At that the voice suddenly stopped, and an otherworldly silence descended and froze the scene, a terrified, panic-stricken silence, a silence of hundreds of people holding their breath, such as I have never heard in my life either before or after that night.
Then the thick, slightly hoarse voice came back, shaking the air as it summed up with a rough dryness brimming with excitement: Thirty-three for. Thirteen against. Ten abstentions and one country absent form the vote. The resolution is approved.
His voice was swallowed up in a roar that burst from the radio, overflowing from the galleries in the hall at Lake Success, and after a couple more seconds of shock and disbelief, of lips parted as though in thirst and eyes wide open, our faraway street on the edge of Kerem Avraham in northern Jerusalem also roared all at once in a first terrifying shout that tore through the darkness and the buildings and the trees, piercing itself, not a shout of joy, nothing like the shouts of spectators in sports grounds or excited rioting crowds, perhaps more like a scream of horror and bewilderment, a cataclysmic shout, a shout that could shift rocks, that could freeze your blood, as though all the dead who had ever died here and all those still to die had received a brief window to shout, and the next moment the scream of horror was replaced by roars of joy and a medley of hoarse cries and “The Jewish People Lives” and somebody trying to sing Hatikvah and women shrieking and clapping and “Here in the Land Our Fathers Loved,” and the whole crowd started to revolve slowly around itself as though it were being stirred in a huge cement mixer and there were no more restraints, and I jumped into my trousers but didn’t bother with a shirt or sweater and shot out our door, and some neighbor or stranger picked me up so I wouldn’t be trampled underfoot, and I was passed from hand to hand until I landed on my father’s shoulders near our front gate. My father and mother were standing there hugging one another like two children lost in the woods, as I had never seen them before or since, and for a moment I was between them inside their hug and a moment later I was back on Father’s shoulders and my very cultured, polite father was standing there shouting at the top of his voice, not words or wordplay or Zionist slogans, not even cries of joy, but one long naked shout like before words were invented.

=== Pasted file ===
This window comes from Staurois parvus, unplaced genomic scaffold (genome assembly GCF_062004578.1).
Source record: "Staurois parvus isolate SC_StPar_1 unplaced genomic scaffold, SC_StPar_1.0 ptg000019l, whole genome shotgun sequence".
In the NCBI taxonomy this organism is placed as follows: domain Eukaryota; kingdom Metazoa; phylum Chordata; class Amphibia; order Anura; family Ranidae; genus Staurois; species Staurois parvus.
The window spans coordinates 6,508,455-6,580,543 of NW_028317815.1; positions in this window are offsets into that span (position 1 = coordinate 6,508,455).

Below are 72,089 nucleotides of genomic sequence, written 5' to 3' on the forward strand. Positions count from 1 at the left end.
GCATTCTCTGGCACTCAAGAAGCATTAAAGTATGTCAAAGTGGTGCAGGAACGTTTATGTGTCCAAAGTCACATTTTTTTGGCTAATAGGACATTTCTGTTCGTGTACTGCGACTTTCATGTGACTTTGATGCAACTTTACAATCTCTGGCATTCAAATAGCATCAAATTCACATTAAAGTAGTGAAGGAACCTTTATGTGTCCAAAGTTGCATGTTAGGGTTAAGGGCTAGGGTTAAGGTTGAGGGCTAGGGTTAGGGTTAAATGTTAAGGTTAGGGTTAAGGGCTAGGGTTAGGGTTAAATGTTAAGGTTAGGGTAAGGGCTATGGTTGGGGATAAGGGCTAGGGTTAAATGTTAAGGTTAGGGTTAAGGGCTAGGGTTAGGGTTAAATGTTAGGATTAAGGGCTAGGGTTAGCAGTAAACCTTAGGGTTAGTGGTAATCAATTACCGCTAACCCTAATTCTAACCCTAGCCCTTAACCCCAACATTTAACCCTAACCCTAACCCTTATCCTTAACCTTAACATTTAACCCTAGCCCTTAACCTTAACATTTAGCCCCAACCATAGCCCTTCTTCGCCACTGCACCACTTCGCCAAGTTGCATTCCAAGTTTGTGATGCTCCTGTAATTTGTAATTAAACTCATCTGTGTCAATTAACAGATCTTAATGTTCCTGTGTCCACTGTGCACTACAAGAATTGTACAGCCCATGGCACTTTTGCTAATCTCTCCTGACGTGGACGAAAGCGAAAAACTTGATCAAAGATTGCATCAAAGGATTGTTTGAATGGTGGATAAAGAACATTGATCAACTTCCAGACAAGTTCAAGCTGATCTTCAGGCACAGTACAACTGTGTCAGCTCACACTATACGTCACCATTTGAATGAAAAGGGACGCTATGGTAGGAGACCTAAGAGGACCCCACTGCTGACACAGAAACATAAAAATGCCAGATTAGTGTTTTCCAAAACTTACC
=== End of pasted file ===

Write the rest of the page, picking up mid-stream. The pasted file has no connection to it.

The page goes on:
Others were singing now, everyone was singing, but my father, who couldn’t sing and didn’t know the words of the popular songs, did not stop but went on with his long shout to the end of his lungs aaaahhh, and when he ran out of breath, he inhaled like a drowning man and went on shouting, this man who wanted to be a famous professor and deserved to become one, but now he was all just aaahhhh.
That was the moment that George W. Bush tapped into today, with his eloquent summary of the moment that “surpasses human words.”
As he stood before the Knesset, as the representative of the country whose president ten presidents ago recognized the new, recreated state 11 seconds after it was declared, George W. Bush stood also as the representative of a country of an “almost chosen people” (in Lincoln’s immortal phrase) -- and he put into words, as close as words can come, the true alliance of hope and change in the world.
President George W. Bush receives a standing ovation by members of the Knesset Thursday, May 15, 2008, in
President George W. Bush acknowledges Dalia Itzik, Speaker of the Knesset, as he visits the Israeli parliament Thursday, May 15, 2008, in